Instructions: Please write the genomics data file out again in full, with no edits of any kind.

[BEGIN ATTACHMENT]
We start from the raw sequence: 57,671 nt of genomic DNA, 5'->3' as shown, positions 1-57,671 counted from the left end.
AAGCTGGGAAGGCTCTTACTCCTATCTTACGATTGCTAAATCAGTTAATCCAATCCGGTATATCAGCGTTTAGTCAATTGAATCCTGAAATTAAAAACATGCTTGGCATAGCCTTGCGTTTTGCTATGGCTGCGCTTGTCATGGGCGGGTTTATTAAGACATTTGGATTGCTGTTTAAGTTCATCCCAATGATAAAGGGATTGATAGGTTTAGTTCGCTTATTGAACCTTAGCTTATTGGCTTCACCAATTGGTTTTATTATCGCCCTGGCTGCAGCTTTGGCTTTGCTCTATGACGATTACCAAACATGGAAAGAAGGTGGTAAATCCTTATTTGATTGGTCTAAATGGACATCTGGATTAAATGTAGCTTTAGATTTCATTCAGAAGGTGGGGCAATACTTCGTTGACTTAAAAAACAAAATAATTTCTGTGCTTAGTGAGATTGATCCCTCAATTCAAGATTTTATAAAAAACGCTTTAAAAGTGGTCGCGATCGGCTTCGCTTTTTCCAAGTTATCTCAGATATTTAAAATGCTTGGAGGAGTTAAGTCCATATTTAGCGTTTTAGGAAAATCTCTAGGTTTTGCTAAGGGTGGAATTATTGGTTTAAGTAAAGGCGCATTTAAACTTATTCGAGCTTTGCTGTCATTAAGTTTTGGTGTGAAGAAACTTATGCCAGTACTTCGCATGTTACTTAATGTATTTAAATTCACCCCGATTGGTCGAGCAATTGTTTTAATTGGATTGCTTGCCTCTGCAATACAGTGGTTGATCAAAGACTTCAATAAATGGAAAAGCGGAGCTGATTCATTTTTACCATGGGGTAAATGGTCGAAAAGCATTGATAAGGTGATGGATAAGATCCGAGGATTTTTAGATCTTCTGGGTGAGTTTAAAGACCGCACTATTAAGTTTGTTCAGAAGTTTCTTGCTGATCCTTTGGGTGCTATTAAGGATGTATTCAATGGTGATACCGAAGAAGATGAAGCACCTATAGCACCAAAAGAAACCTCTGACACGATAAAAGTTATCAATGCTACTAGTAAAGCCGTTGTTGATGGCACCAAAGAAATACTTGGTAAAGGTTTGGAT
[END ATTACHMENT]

We start from the raw sequence: 57,671 nt of genomic DNA, 5'->3' as shown, positions 1-57,671 counted from the left end.
AAGCTGGGAAGGCTCTTACTCCTATCTTACGATTGCTAAATCAGTTAATCCAATCCGGTATATCAGCGTTTAGTCAATTGAATCCTGAAATTAAAAACATGCTTGGCATAGCCTTGCGTTTTGCTATGGCTGCGCTTGTCATGGGCGGGTTTATTAAGACATTTGGATTGCTGTTTAAGTTCATCCCAATGATAAAGGGATTGATAGGTTTAGTTCGCTTATTGAACCTTAGCTTATTGGCTTCACCAATTGGTTTTATTATCGCCCTGGCTGCAGCTTTGGCTTTGCTCTATGACGATTACCAAACATGGAAAGAAGGTGGTAAATCCTTATTTGATTGGTCTAAATGGACATCTGGATTAAATGTAGCTTTAGATTTCATTCAGAAGGTGGGGCAATACTTCGTTGACTTAAAAAACAAAATAATTTCTGTGCTTAGTGAGATTGATCCCTCAATTCAAGATTTTATAAAAAACGCTTTAAAAGTGGTCGCGATCGGCTTCGCTTTTTCCAAGTTATCTCAGATATTTAAAATGCTTGGAGGAGTTAAGTCCATATTTAGCGTTTTAGGAAAATCTCTAGGTTTTGCTAAGGGTGGAATTATTGGTTTAAGTAAAGGCGCATTTAAACTTATTCGAGCTTTGCTGTCATTAAGTTTTGGTGTGAAGAAACTTATGCCAGTACTTCGCATGTTACTTAATGTATTTAAATTCACCCCGATTGGTCGAGCAATTGTTTTAATTGGATTGCTTGCCTCTGCAATACAGTGGTTGATCAAAGACTTCAATAAATGGAAAAGCGGAGCTGATTCATTTTTACCATGGGGTAAATGGTCGAAAAGCATTGATAAGGTGATGGATAAGATCCGAGGATTTTTAGATCTTCTGGGTGAGTTTAAAGACCGCACTATTAAGTTTGTTCAGAAGTTTCTTGCTGATCCTTTGGGTGCTATTAAGGATGTATTCAATGGTGATACCGAAGAAGATGAAGCACCTATAGCACCAAAAGAAACCTCTGACACGATAAAAGTTATCAATGCTACTAGTAAAGCCGTTGTTGATGGCACCAAAGAAATACTTGGTAAAGGTTTGGAT